The smaller of the two impatiently tugged on the grey flatcap he wore. “Pay attention, Mik,” he sniped. “We in’t got all night.” Clipped words and rounded vowels marked his speech. The bells of St. Mary’s were ancient history and the East End had long since been gentrified, but he was retro-Cockney.

“I’m paying as much attention as I’ve got, Artie. More, really. I just don’t see it.”

“It’s a slight vibration, see. An ’ologram shift called glitching. The generator keeps the image dynamic, right. So it has to refresh at a specific rate.” He tapped his nose, a signal that he was imparting secrets. “Oy, there it goes again!”

“I still don’t see it.”

“And you fink you got what it takes to be a Techno-Rat?”

(Continue Reading…)

Flash Fiction Contest Finals


We’re down to the final stories in the flash fiction contest! Final voting will run from Fri, Jun 5, 2020 and close Fri, Jun 12, 2020, with the top three stories being crowned the winners of the contest.

Contest voting is open to everyone, not only authors who entered stories! Find all the details at our community forums.

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Escape Pod 735: Boris’s Bar (Summer Flashback)

Show Notes

Boris’s Bar originally appeared on Escape Pod episode 483 on March 2, 2015.


Boris’s Bar

By Khaalidah Muhammad-Ali

“Orani, tell Boris what is wrong.”

I told Boris about Enoch and our shared dreams, about how he abandoned me.

“He said I was frigid,” I confided, my head on Boris’s shoulder, his hand stroking my back.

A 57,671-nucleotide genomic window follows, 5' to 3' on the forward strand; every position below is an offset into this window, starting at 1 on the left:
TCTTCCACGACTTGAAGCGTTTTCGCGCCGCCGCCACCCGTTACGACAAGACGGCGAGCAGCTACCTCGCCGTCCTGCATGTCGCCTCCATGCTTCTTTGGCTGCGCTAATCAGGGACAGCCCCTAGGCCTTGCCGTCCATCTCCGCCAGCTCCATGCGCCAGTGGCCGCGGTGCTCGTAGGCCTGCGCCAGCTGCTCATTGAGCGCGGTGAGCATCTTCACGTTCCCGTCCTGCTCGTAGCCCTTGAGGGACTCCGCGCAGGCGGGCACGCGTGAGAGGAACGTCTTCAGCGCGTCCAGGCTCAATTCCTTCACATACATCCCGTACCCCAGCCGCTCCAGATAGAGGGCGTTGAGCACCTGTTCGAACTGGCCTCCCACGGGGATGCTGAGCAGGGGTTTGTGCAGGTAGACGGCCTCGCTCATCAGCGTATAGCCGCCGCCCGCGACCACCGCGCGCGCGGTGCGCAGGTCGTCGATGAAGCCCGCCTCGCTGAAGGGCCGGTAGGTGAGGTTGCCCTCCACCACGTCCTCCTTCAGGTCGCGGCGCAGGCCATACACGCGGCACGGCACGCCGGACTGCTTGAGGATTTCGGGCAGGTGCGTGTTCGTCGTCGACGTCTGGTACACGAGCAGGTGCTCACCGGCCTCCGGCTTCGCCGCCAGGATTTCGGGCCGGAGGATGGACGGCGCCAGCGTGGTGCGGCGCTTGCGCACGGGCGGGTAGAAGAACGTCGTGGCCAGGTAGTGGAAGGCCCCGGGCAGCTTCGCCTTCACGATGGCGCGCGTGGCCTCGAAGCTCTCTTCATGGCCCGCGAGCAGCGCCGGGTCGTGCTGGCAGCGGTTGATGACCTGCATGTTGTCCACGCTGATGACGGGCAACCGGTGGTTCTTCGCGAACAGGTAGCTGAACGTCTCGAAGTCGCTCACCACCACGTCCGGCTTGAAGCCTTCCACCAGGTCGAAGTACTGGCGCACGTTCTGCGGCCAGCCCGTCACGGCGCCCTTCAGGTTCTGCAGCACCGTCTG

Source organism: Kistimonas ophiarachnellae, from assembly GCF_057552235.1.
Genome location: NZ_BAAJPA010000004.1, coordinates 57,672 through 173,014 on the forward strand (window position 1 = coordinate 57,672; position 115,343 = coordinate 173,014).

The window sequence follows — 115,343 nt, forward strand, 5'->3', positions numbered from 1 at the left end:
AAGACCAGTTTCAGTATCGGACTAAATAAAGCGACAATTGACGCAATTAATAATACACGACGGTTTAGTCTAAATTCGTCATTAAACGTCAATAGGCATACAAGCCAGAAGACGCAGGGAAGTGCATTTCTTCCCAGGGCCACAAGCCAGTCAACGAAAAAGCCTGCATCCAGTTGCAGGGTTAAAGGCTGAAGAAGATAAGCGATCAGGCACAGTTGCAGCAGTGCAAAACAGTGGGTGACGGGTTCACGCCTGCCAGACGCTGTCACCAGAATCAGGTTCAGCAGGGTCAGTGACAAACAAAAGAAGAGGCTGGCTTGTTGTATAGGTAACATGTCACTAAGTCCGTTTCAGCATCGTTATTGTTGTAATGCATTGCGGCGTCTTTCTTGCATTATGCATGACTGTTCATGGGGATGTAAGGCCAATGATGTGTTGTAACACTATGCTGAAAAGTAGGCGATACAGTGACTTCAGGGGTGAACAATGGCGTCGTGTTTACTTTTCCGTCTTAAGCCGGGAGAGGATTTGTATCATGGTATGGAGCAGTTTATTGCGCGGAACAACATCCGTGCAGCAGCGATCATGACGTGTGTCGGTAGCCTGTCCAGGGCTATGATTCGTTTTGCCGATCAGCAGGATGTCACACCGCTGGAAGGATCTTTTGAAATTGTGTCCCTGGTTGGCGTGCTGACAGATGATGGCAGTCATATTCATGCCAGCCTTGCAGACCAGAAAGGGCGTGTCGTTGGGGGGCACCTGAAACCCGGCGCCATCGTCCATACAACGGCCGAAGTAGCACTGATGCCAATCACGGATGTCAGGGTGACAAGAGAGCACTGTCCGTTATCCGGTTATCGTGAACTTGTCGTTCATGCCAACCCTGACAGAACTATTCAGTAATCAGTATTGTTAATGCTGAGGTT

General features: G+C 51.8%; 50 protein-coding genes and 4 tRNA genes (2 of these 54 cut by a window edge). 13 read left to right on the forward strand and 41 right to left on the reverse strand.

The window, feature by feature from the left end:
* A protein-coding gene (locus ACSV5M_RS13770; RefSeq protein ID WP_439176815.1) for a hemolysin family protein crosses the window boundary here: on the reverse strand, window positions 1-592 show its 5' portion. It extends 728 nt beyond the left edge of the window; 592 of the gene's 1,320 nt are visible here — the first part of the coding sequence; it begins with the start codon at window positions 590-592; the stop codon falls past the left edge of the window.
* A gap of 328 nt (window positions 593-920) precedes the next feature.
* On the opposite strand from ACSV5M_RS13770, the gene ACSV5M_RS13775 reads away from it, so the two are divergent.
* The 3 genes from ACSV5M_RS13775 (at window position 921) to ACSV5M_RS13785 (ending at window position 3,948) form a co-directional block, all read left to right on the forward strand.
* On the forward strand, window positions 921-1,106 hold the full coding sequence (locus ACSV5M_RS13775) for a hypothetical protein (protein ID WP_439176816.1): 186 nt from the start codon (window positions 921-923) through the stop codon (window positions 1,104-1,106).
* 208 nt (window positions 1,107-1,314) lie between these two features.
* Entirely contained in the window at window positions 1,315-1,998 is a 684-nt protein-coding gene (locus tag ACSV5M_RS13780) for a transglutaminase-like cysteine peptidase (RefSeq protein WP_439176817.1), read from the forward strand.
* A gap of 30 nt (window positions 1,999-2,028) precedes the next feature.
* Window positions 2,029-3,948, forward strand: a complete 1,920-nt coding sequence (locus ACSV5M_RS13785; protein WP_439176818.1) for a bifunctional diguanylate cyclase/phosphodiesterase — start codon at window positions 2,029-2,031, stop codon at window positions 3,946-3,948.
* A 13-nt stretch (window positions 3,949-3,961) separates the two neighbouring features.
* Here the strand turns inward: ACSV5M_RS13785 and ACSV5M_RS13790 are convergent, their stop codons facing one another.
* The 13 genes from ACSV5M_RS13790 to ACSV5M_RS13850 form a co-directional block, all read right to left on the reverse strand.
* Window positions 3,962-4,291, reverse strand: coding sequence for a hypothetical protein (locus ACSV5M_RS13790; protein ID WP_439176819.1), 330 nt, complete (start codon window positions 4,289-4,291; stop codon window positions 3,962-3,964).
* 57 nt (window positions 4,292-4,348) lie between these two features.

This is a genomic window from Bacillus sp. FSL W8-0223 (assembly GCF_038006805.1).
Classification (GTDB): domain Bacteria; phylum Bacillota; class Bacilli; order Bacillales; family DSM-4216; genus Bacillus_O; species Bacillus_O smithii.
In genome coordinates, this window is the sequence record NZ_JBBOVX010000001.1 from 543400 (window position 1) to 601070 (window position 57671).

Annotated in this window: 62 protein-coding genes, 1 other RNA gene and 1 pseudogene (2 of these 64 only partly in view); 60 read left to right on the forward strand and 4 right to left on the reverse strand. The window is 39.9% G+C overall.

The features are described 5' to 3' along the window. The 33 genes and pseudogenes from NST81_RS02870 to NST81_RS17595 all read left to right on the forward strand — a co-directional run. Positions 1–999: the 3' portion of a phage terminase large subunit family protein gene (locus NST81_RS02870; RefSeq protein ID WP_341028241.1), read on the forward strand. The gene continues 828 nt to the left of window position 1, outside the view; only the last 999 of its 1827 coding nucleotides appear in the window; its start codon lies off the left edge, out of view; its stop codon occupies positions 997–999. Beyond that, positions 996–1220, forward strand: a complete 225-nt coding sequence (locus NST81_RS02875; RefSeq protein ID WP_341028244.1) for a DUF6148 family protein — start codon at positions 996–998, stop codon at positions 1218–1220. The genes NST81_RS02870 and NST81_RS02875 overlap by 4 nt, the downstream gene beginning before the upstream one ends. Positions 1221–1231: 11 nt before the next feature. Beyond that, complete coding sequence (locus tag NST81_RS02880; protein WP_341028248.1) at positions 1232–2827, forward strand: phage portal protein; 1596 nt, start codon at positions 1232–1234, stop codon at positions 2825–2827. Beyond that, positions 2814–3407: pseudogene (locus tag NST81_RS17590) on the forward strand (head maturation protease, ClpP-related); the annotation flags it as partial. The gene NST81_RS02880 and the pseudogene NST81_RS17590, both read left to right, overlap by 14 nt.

Boris nodded, “What else?”

“He said that for all the credits in the system, I would never learn how to love.”

I’d been drowning in loneliness when I contracted Boris to help me recover from losing Enoch. After two years of long distance communication, Enoch had traveled from Earth to be with me, only to later decide it was a mistake. “You’re not the human being I thought you were,” he said, which was rich because he wasn’t a human being at all.

When I was spent of energy and tears, Boris lifted me into his arms, like steel support beams, and carried me to the bathroom. He undressed and washed me. He kissed my tearful eyes. He rubbed my skin with oil. With Boris I finally felt warm and safe.

“Orani, you are worthy and lovable. I want you to know this,” he murmured to me as he carried me back to bed. “I want you to feel like a little baby.”

“I don’t remember what that’s like,” I told him. (Continue Reading…)

Genres:

Escape Pod 734: Murmuration

Show Notes

This is the fourth in a special series of space-themed stories in May 2020.


Murmuration

by E. Catherine Tobler

Sita Balachandran found the bone on her forty-first birthday, its pale wind-scoured point emerging from the dry Martian floodplain like the splintered stalk of a flower. At first, she thought it was a stone, the floodplain a riot of similar, jagged debris, but the shape and color told her otherwise. A fossilized rib bone, she was sure.

The Martian atmosphere was well-known for the tricks it would play, even the earliest collected images of Mars calling to mind familiar shapes. A rock that resembled a crouched squirrel. A swirl of dark dust that took on the shape of a mourning woman. People sought what they understood, preferring the familiar rather than contemplating what they did not know. Especially when it came to distant worlds. But archaeologists couldn’t afford to look away; they had to look at everything from a new perspective, in order to assemble the broken past.

No matter how Sita looked at the bone, no matter how she tried to see it from a new perspective, it remained a bone. Beneath the shadow of the ancient, excavated Pathfinder lander shell, a bone.

(Continue Reading…)

Flash Fiction Contest Semi-Finals


Voting is now open for the semi-final round of our flash fiction contest! Semi-final voting will run from Wed, May 27, 2020 close Wed, Jun 3, 2020 (just after midnight UTC).

Contest voting is open to everyone, not only authors who entered stories! Find all the details at our community forums.